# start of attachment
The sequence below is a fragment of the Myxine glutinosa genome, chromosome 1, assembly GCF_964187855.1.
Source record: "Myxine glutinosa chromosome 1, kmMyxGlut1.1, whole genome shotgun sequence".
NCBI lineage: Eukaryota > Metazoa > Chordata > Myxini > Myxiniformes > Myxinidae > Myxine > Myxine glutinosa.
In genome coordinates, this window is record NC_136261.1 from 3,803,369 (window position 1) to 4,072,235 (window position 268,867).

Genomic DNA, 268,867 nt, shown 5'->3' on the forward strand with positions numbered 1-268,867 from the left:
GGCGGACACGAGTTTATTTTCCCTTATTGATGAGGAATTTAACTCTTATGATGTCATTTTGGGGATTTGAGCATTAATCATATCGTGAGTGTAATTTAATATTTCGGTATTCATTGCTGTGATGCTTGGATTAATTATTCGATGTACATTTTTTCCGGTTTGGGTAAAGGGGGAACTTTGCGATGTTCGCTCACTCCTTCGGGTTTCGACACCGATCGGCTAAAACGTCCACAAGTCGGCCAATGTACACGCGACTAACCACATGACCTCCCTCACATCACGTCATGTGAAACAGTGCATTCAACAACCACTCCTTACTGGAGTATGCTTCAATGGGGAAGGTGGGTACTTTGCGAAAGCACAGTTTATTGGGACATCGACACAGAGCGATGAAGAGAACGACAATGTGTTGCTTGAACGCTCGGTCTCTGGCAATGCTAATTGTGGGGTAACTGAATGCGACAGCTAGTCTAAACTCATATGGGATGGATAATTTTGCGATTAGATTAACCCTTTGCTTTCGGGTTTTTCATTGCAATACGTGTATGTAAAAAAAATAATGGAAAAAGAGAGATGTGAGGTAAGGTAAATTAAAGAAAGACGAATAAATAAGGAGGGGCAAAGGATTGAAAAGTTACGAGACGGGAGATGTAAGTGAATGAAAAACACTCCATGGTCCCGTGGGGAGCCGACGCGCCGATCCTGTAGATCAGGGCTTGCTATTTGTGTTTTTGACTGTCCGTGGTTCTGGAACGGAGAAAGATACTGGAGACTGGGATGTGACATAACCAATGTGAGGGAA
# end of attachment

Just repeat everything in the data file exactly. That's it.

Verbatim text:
The sequence below is a fragment of the Myxine glutinosa genome, chromosome 1, assembly GCF_964187855.1.
Source record: "Myxine glutinosa chromosome 1, kmMyxGlut1.1, whole genome shotgun sequence".
NCBI lineage: Eukaryota > Metazoa > Chordata > Myxini > Myxiniformes > Myxinidae > Myxine > Myxine glutinosa.
In genome coordinates, this window is record NC_136261.1 from 3,803,369 (window position 1) to 4,072,235 (window position 268,867).

Genomic DNA, 268,867 nt, shown 5'->3' on the forward strand with positions numbered 1-268,867 from the left:
GGCGGACACGAGTTTATTTTCCCTTATTGATGAGGAATTTAACTCTTATGATGTCATTTTGGGGATTTGAGCATTAATCATATCGTGAGTGTAATTTAATATTTCGGTATTCATTGCTGTGATGCTTGGATTAATTATTCGATGTACATTTTTTCCGGTTTGGGTAAAGGGGGAACTTTGCGATGTTCGCTCACTCCTTCGGGTTTCGACACCGATCGGCTAAAACGTCCACAAGTCGGCCAATGTACACGCGACTAACCACATGACCTCCCTCACATCACGTCATGTGAAACAGTGCATTCAACAACCACTCCTTACTGGAGTATGCTTCAATGGGGAAGGTGGGTACTTTGCGAAAGCACAGTTTATTGGGACATCGACACAGAGCGATGAAGAGAACGACAATGTGTTGCTTGAACGCTCGGTCTCTGGCAATGCTAATTGTGGGGTAACTGAATGCGACAGCTAGTCTAAACTCATATGGGATGGATAATTTTGCGATTAGATTAACCCTTTGCTTTCGGGTTTTTCATTGCAATACGTGTATGTAAAAAAAATAATGGAAAAAGAGAGATGTGAGGTAAGGTAAATTAAAGAAAGACGAATAAATAAGGAGGGGCAAAGGATTGAAAAGTTACGAGACGGGAGATGTAAGTGAATGAAAAACACTCCATGGTCCCGTGGGGAGCCGACGCGCCGATCCTGTAGATCAGGGCTTGCTATTTGTGTTTTTGACTGTCCGTGGTTCTGGAACGGAGAAAGATACTGGAGACTGGGATGTGACATAACCAATGTGAGGGAA